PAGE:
Gishi-Wajinden

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13. Dafu Ise-weki and Wekiya-ku

14. Death of Himiko

Gishi-wajinden14

     In the eighth year of the same (A. D. 247) , the (new)
governor (of the Daifang county) , Wang Qi, arrived at
the job.
     The queen (female sovereign) of Wa, Himiko
(meaning, a river and a bay), had never got along with
the male king of Kuna (meaning, nine fields) Country,
Himikiuko
(meaning, a river and a bay near a hill).  
She dispatched Wa's Saishi-uwotsu (meaning, three rock
islands and a harbor near a tail
) and others (to the
Daifang county).  Reaching the county, they explained
the situation of attacking each other.
     Wang Qi dispatched a subordinate of Zhaicao
(meaning, an officer of the north-eastern border area?),
Zhang Zheng
, and others, who brought the yellow flag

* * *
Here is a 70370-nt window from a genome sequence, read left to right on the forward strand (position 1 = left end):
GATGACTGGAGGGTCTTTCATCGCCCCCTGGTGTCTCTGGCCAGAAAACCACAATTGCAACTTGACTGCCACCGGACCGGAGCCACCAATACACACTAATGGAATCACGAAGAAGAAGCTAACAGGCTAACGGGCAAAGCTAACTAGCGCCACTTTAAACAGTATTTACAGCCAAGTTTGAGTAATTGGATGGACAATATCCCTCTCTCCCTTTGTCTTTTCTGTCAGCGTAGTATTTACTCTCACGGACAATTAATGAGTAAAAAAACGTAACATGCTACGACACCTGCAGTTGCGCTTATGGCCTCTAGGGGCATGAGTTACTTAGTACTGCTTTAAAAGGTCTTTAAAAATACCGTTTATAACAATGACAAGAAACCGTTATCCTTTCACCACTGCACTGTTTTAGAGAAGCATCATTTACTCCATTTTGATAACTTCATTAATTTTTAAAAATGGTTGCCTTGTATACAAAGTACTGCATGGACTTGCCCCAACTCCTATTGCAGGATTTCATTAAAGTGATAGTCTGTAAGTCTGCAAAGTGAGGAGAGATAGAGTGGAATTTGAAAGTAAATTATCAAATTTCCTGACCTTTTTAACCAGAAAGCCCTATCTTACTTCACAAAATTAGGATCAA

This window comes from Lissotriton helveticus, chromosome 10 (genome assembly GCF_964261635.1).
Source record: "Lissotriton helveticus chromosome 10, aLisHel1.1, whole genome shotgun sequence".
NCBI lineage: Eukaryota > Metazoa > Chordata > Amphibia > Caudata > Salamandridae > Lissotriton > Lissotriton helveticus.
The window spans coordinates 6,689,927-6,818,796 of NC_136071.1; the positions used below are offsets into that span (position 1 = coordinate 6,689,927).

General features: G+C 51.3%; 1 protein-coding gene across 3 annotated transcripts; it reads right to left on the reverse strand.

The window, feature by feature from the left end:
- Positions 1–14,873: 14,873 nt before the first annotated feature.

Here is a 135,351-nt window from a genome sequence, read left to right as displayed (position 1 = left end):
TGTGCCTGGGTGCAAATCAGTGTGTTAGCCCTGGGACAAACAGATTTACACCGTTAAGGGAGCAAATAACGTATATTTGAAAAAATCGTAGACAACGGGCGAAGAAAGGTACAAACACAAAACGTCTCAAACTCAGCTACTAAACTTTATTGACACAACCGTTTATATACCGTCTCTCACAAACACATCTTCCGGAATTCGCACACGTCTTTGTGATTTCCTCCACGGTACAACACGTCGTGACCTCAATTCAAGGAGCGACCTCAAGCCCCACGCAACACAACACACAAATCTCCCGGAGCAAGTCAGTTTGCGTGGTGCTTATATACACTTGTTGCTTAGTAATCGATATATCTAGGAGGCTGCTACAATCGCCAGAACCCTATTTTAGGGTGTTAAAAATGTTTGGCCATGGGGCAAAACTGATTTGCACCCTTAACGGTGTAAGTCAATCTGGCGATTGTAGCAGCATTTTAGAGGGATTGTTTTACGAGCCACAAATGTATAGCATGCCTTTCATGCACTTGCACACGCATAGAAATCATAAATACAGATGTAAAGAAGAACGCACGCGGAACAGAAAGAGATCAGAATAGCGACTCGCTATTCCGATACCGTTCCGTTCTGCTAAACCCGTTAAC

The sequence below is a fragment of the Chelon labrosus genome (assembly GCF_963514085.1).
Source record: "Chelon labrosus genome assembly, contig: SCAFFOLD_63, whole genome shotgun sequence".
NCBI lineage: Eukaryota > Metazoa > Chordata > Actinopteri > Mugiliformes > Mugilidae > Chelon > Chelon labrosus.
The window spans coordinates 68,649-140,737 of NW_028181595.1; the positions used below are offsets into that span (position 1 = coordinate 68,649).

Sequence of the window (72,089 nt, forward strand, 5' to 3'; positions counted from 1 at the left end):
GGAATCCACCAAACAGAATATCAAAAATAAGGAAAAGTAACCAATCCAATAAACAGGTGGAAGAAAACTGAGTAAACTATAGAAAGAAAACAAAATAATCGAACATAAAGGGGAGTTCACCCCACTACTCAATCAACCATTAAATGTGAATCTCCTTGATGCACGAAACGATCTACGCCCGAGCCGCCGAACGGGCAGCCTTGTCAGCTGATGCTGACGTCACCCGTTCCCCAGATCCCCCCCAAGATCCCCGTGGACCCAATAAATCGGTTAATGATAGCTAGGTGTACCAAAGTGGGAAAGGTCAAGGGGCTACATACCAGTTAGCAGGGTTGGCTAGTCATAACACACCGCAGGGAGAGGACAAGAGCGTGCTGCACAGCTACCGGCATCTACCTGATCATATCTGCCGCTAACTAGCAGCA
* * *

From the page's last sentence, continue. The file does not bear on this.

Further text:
as well as the Imperial edict.  They were allowed to meet
the acting Nan-shiwomae (who is a Dafu in Na
Country
), and gave instructions with an urgently prepared
document.
     As Himiko died, a large mound of tomb was built,
with a diameter of about 100 bu (1 bu = 1.45 m). Buried
together were about 100 male and female servants.
     A male king was enthroned next, but everyone in the
country did not agree to it.  There followed an exchange
of massacres, and about 1,000 people were killed at this
time.
      Finally, one of Himiko's female relatives of 13 years
old, Iyo (meaning, a river with slow flow), was
enthroned, and the inside of the country was stabilized.  
Zheng and others instructed Iyo with an urgently
prepared document.
     Iyo made Wa's Dafu as well as Shuai Shan Zhong
Lang Jiang
(meaning a General Leading to Goodness),
Wekiya-ku, and twenty others take Zheng and others to
return home (the Daifang county).  Then they went up to
the capital (of Wei), and gave (the Chinese Emperor)
presents of 30 male and female servants, together with
the contributions of 5,000 white round stones (or
pearls?
), 2 large blue magatamas (curved stones), and
20 pi (1 pi = 9.6 m) of various brocades with different
patterns.

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